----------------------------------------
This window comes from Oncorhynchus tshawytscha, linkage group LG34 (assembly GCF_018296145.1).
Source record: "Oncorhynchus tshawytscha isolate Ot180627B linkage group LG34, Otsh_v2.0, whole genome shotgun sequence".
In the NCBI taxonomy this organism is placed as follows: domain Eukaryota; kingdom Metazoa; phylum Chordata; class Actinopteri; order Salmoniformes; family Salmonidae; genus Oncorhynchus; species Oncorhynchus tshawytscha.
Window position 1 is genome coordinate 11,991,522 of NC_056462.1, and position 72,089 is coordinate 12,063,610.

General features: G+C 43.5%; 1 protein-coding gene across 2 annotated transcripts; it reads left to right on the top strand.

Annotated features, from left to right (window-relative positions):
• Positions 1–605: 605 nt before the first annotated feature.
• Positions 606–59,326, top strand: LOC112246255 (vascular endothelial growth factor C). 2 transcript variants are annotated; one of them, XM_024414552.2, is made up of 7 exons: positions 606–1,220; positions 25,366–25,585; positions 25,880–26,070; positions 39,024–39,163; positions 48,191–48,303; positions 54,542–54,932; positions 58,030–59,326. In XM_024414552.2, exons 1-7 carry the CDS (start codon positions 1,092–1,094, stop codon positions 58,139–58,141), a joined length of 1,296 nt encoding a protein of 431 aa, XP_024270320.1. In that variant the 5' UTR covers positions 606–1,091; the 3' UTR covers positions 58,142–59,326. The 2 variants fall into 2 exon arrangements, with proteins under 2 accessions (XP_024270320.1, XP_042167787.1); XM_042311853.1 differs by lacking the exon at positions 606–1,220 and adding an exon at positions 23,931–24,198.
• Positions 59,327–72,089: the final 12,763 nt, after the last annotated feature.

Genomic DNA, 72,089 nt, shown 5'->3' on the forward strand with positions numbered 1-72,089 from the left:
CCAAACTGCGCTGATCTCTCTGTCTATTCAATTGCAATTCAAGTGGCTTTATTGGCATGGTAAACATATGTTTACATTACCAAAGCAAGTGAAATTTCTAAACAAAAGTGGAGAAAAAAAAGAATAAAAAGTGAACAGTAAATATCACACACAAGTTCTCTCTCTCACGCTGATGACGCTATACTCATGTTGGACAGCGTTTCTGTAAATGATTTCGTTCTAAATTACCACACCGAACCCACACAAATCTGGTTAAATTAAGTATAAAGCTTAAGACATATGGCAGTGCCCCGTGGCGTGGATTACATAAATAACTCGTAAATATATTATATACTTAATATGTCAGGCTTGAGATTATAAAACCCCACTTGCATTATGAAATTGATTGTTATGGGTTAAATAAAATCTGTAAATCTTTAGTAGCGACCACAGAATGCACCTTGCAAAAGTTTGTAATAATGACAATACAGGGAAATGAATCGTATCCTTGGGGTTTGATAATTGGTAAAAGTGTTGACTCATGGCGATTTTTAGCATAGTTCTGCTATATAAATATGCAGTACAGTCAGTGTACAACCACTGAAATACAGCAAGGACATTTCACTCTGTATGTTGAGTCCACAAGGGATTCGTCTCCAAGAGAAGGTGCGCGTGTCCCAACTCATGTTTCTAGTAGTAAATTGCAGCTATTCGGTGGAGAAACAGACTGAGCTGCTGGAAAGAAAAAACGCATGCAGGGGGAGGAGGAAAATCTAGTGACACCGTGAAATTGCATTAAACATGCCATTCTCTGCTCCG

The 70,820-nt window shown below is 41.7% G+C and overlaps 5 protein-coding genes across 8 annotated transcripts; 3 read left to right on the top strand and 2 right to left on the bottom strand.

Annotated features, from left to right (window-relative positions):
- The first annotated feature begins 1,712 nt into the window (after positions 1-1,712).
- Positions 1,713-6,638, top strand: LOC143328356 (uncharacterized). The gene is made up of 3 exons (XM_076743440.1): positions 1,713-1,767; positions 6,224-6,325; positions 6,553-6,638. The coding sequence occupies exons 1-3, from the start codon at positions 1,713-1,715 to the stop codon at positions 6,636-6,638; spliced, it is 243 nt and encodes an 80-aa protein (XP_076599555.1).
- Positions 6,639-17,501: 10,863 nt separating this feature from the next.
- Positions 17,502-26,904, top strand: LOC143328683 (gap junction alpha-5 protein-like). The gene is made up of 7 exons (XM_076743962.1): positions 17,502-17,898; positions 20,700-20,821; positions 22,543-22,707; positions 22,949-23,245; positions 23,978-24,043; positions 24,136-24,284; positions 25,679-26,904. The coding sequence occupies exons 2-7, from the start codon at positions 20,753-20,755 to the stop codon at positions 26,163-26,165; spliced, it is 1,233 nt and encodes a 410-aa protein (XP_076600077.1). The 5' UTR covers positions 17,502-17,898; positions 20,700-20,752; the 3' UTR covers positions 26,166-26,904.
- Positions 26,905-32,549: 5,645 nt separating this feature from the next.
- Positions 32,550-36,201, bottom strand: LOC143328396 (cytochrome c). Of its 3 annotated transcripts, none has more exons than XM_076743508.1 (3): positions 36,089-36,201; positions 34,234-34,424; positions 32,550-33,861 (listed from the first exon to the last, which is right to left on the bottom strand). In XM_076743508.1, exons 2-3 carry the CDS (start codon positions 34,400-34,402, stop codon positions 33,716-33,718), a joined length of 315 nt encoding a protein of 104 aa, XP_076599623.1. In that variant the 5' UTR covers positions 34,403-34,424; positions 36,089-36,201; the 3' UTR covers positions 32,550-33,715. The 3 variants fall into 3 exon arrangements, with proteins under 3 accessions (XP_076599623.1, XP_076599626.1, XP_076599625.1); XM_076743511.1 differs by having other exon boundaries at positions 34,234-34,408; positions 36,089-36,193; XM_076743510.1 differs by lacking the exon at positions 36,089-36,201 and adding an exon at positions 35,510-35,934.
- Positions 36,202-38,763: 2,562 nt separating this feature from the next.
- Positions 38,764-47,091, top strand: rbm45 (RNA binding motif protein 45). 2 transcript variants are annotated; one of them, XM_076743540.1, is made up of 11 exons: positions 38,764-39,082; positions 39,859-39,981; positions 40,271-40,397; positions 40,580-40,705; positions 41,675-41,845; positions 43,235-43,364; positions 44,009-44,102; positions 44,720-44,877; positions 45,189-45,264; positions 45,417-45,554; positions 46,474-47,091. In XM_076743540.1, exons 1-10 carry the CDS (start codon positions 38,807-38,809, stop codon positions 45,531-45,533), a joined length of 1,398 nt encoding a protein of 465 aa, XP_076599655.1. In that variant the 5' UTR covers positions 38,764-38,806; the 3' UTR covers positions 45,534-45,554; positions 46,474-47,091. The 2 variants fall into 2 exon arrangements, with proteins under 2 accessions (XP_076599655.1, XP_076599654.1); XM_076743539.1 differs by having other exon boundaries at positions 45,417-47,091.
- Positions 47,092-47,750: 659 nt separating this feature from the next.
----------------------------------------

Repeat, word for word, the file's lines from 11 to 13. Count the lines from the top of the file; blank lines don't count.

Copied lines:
CCAAACTGCGCTGATCTCTCTGTCTATTCAATTGCAATTCAAGTGGCTTTATTGGCATGGTAAACATATGTTTACATTACCAAAGCAAGTGAAATTTCTAAACAAAAGTGGAGAAAAAAAAGAATAAAAAGTGAACAGTAAATATCACACACAAGTTCTCTCTCTCACGCTGATGACGCTATACTCATGTTGGACAGCGTTTCTGTAAATGATTTCGTTCTAAATTACCACACCGAACCCACACAAATCTGGTTAAATTAAGTATAAAGCTTAAGACATATGGCAGTGCCCCGTGGCGTGGATTACATAAATAACTCGTAAATATATTATATACTTAATATGTCAGGCTTGAGATTATAAAACCCCACTTGCATTATGAAATTGATTGTTATGGGTTAAATAAAATCTGTAAATCTTTAGTAGCGACCACAGAATGCACCTTGCAAAAGTTTGTAATAATGACAATACAGGGAAATGAATCGTATCCTTGGGGTTTGATAATTGGTAAAAGTGTTGACTCATGGCGATTTTTAGCATAGTTCTGCTATATAAATATGCAGTACAGTCAGTGTACAACCACTGAAATACAGCAAGGACATTTCACTCTGTATGTTGAGTCCACAAGGGATTCGTCTCCAAGAGAAGGTGCGCGTGTCCCAACTCATGTTTCTAGTAGTAAATTGCAGCTATTCGGTGGAGAAACAGACTGAGCTGCTGGAAAGAAAAAACGCATGCAGGGGGAGGAGGAAAATCTAGTGACACCGTGAAATTGCATTAAACATGCCATTCTCTGCTCCG

The 70,820-nt window shown below is 41.7% G+C and overlaps 5 protein-coding genes across 8 annotated transcripts; 3 read left to right on the top strand and 2 right to left on the bottom strand.

Annotated features, from left to right (window-relative positions):